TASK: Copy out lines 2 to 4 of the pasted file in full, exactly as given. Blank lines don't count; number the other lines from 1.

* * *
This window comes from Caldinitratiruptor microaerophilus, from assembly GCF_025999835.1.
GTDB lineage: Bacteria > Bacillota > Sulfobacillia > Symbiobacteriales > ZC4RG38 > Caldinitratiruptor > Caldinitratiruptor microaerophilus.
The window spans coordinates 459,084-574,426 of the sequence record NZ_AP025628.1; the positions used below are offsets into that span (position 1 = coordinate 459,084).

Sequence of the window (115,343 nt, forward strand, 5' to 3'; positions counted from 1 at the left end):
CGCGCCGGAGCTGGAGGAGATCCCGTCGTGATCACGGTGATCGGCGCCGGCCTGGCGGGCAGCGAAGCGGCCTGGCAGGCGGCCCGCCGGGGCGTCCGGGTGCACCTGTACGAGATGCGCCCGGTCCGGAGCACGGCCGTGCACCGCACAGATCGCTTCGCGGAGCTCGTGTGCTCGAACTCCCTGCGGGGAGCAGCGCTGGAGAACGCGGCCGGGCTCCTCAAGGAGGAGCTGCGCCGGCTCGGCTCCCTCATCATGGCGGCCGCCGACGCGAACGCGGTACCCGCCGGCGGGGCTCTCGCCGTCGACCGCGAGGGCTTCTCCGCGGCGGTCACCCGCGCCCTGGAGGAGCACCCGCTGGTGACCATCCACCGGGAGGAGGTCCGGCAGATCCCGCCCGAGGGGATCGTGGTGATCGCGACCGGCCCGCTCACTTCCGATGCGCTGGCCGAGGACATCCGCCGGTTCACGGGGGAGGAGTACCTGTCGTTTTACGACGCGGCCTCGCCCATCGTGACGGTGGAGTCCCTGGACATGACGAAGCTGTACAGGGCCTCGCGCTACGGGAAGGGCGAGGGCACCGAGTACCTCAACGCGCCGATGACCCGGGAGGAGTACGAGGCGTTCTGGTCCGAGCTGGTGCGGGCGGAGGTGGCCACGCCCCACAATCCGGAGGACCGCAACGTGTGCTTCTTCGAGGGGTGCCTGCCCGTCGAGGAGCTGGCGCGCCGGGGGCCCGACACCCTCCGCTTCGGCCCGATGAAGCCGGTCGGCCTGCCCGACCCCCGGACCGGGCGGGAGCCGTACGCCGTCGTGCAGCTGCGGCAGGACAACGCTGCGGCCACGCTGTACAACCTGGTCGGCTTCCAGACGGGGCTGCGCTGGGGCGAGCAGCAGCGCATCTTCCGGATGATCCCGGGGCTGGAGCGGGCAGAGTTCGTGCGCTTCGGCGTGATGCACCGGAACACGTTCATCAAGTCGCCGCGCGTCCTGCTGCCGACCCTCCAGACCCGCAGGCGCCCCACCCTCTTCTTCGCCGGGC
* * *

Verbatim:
GTDB lineage: Bacteria > Bacillota > Sulfobacillia > Symbiobacteriales > ZC4RG38 > Caldinitratiruptor > Caldinitratiruptor microaerophilus.
The window spans coordinates 459,084-574,426 of the sequence record NZ_AP025628.1; the positions used below are offsets into that span (position 1 = coordinate 459,084).

Sequence of the window (115,343 nt, forward strand, 5' to 3'; positions counted from 1 at the left end):